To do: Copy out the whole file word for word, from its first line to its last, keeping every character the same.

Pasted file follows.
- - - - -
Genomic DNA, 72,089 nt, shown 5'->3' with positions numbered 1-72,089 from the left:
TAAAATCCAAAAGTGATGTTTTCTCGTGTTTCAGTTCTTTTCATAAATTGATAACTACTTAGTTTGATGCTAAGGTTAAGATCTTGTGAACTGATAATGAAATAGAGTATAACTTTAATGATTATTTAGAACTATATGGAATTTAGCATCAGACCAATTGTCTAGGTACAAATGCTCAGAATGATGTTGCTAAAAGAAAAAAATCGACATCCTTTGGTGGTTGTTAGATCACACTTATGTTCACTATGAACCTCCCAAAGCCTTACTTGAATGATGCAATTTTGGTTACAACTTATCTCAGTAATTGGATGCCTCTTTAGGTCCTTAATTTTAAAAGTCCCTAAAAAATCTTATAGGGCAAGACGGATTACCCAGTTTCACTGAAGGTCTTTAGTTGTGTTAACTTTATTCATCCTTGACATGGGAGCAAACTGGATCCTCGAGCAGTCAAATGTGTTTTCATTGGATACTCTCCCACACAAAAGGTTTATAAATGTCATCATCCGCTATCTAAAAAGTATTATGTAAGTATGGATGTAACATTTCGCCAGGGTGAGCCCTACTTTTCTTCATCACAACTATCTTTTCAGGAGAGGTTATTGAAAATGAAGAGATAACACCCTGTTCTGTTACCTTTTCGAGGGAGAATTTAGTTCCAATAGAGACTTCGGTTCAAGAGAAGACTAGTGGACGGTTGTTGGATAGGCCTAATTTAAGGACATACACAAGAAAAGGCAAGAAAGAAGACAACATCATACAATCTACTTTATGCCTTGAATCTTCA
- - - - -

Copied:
Genomic DNA, 72,089 nt, shown 5'->3' with positions numbered 1-72,089 from the left:
TAAAATCCAAAAGTGATGTTTTCTCGTGTTTCAGTTCTTTTCATAAATTGATAACTACTTAGTTTGATGCTAAGGTTAAGATCTTGTGAACTGATAATGAAATAGAGTATAACTTTAATGATTATTTAGAACTATATGGAATTTAGCATCAGACCAATTGTCTAGGTACAAATGCTCAGAATGATGTTGCTAAAAGAAAAAAATCGACATCCTTTGGTGGTTGTTAGATCACACTTATGTTCACTATGAACCTCCCAAAGCCTTACTTGAATGATGCAATTTTGGTTACAACTTATCTCAGTAATTGGATGCCTCTTTAGGTCCTTAATTTTAAAAGTCCCTAAAAAATCTTATAGGGCAAGACGGATTACCCAGTTTCACTGAAGGTCTTTAGTTGTGTTAACTTTATTCATCCTTGACATGGGAGCAAACTGGATCCTCGAGCAGTCAAATGTGTTTTCATTGGATACTCTCCCACACAAAAGGTTTATAAATGTCATCATCCGCTATCTAAAAAGTATTATGTAAGTATGGATGTAACATTTCGCCAGGGTGAGCCCTACTTTTCTTCATCACAACTATCTTTTCAGGAGAGGTTATTGAAAATGAAGAGATAACACCCTGTTCTGTTACCTTTTCGAGGGAGAATTTAGTTCCAATAGAGACTTCGGTTCAAGAGAAGACTAGTGGACGGTTGTTGGATAGGCCTAATTTAAGGACATACACAAGAAAAGGCAAGAAAGAAGACAACATCATACAATCTACTTTATGCCTTGAATCTTCA